Note: These processing times are general estimates. Some applications may take longer, and applicants should wait for notification from the Visa Office.

Consular Hall Address and Contact Information

  • Address: 2201 Wisconsin Avenue NW, Suite 110, Washington, D.C. 20007, U.S.A.
  • Office Hours: 9:30 AM – 2:30 PM (Monday to Friday, closed on weekends and holidays)
  • Email: washington_visa@csm.mfa.gov.cn
  • Consultation Hotline: 001-202-855-1555 (Manual answering time: 12:30 PM – 4:30 PM on weekdays)

Chinese Visa Processing Fees

For the most current Chinese Visa processing fees, please check with the Chinese Embassy or Consulate.

Number of EntryU.S. Citizen*Non-U.S. Citizen**Express Processing Service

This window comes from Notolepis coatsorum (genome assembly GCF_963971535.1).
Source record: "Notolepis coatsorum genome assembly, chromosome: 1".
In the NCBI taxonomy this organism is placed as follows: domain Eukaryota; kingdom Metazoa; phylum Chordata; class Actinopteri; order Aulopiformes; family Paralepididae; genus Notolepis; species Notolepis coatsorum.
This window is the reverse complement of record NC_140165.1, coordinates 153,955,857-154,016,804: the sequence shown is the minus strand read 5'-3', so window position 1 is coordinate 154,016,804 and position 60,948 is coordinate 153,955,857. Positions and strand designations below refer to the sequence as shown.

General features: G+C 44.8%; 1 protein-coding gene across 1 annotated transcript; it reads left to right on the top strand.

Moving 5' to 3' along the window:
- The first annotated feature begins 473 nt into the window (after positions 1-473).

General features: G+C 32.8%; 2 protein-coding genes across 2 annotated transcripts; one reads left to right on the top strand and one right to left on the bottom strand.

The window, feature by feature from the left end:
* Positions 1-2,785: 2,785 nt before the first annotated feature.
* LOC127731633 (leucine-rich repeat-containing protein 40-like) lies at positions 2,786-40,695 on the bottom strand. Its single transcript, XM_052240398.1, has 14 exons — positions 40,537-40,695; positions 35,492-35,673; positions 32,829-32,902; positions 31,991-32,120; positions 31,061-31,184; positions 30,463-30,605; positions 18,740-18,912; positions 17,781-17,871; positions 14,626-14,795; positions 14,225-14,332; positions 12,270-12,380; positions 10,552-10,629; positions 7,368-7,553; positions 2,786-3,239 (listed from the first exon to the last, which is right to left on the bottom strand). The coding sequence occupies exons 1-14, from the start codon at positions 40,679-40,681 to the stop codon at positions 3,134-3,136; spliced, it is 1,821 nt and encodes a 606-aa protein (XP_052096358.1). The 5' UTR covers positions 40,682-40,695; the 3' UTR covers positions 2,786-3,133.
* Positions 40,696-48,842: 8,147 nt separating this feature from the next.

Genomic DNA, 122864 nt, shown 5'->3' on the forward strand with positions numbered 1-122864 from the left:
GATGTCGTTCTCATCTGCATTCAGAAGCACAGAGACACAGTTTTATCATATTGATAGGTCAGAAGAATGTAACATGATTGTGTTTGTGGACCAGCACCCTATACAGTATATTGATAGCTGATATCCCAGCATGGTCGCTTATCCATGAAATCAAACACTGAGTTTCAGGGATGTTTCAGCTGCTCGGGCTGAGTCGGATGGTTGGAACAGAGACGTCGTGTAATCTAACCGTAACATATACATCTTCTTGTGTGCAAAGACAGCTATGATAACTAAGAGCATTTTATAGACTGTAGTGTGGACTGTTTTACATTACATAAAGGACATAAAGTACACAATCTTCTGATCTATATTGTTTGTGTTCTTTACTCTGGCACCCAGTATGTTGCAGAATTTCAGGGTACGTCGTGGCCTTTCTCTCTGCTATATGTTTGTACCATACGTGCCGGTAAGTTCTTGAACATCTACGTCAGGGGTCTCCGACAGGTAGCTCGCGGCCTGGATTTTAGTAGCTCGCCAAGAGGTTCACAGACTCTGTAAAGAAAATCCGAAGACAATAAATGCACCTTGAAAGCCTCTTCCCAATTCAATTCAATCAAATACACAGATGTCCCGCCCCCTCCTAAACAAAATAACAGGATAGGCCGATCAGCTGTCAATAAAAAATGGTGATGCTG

Single Entry$140$23+$25
Double Entries$140$34+$25
Multiple Entries for 6 Months$140$45+$25
Multiple Entries for 12 Months or more$140$68+$25
J1/J2 Visa$171$171+$25

*Express Processing Service: An additional fee of $25 applies to each visa type for expedited processing.

Expedited Chinese Visa Processing

Chinese Visa Service Online: Submitting a Chinese Visa application yourself can involve dealing with large crowds, long lines, and challenging parking situations. The Chinese Embassy does not allow you to call about your application status, making it difficult to track progress. Errors or incomplete information can lead to visa denial and delays.

To avoid these issues, consider using a visa-expediting courier service to submit your application on your behalf. After reviewing nearly fifty companies, only a few come highly recommended for their reliable expedited services.